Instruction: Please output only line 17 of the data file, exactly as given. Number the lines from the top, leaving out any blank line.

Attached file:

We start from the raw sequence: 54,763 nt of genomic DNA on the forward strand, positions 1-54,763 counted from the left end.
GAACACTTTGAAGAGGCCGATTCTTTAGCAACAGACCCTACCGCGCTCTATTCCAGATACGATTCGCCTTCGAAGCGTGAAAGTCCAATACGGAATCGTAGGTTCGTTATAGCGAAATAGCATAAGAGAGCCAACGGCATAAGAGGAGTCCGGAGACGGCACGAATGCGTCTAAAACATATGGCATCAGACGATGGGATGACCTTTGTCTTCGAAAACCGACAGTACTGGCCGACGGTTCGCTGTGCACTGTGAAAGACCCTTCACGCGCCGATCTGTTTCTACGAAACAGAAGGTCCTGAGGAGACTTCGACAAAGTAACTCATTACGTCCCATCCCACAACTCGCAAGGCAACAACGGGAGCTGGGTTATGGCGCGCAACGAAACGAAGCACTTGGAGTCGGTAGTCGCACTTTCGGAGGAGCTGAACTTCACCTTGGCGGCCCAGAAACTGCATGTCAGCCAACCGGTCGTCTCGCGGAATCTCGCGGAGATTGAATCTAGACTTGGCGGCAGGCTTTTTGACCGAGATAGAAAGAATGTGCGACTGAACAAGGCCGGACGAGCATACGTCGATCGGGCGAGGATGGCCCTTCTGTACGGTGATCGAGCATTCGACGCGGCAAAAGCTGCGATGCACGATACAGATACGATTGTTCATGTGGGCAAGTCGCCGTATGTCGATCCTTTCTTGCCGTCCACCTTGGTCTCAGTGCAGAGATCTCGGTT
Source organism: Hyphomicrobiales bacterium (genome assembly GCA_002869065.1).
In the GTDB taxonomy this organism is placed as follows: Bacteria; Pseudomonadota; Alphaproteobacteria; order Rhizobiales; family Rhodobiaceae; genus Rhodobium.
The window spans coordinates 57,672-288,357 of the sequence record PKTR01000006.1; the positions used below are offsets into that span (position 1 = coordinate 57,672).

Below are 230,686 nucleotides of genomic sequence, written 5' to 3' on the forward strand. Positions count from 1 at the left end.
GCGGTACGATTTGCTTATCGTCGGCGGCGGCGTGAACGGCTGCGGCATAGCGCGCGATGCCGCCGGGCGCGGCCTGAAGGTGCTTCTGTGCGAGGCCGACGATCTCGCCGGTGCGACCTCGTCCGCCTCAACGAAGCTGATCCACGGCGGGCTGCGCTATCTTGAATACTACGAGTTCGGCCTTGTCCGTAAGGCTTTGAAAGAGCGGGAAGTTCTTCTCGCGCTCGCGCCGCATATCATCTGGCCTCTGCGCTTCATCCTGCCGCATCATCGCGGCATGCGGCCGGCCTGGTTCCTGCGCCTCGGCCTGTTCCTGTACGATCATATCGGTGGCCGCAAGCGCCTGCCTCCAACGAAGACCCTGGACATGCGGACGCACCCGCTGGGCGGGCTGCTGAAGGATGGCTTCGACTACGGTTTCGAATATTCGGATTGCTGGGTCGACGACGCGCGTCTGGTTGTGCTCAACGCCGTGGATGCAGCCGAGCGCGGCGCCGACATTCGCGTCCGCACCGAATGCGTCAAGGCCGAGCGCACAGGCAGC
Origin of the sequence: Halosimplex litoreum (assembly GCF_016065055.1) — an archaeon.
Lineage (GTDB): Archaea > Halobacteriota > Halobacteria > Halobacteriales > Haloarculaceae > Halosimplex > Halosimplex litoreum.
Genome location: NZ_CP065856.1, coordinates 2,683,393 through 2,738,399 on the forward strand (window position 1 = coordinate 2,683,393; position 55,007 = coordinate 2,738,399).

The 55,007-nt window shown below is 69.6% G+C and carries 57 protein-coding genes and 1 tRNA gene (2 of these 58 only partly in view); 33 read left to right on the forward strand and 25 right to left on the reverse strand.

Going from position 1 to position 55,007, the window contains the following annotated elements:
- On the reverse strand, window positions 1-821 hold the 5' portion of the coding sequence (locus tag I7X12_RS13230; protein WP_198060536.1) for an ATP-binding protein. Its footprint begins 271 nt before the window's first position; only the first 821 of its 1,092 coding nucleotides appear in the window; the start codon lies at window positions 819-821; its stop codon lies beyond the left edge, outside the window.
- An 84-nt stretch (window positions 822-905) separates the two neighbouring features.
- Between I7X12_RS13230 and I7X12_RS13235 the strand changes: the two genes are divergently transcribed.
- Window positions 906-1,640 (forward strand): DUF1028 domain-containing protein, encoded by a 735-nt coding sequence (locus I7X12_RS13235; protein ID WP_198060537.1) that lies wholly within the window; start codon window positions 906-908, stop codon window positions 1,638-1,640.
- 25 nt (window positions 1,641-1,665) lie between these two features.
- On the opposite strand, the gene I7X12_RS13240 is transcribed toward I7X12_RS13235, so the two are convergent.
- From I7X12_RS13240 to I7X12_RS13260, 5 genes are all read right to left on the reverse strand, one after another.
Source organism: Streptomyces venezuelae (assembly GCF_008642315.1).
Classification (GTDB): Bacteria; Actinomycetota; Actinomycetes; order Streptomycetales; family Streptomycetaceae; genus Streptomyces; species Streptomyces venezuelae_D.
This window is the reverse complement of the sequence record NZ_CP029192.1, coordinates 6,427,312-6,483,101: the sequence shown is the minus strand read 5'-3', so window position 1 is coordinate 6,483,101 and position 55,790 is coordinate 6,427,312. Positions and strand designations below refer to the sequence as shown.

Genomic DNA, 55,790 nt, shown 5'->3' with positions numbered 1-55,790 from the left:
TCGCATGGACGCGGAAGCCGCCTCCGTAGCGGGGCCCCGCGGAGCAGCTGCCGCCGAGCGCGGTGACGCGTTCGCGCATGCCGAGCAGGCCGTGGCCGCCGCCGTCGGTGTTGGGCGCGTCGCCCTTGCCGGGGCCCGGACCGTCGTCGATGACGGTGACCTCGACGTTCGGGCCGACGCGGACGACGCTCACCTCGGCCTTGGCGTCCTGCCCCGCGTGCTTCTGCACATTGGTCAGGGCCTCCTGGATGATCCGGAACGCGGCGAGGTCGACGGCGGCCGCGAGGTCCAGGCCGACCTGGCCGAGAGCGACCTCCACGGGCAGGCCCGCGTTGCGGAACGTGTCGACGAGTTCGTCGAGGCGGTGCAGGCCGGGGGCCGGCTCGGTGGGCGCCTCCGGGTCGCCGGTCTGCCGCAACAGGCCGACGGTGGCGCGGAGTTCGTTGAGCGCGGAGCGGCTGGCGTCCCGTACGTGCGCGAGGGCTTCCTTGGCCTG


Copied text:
- 25 nt (window positions 1,641-1,665) lie between these two features.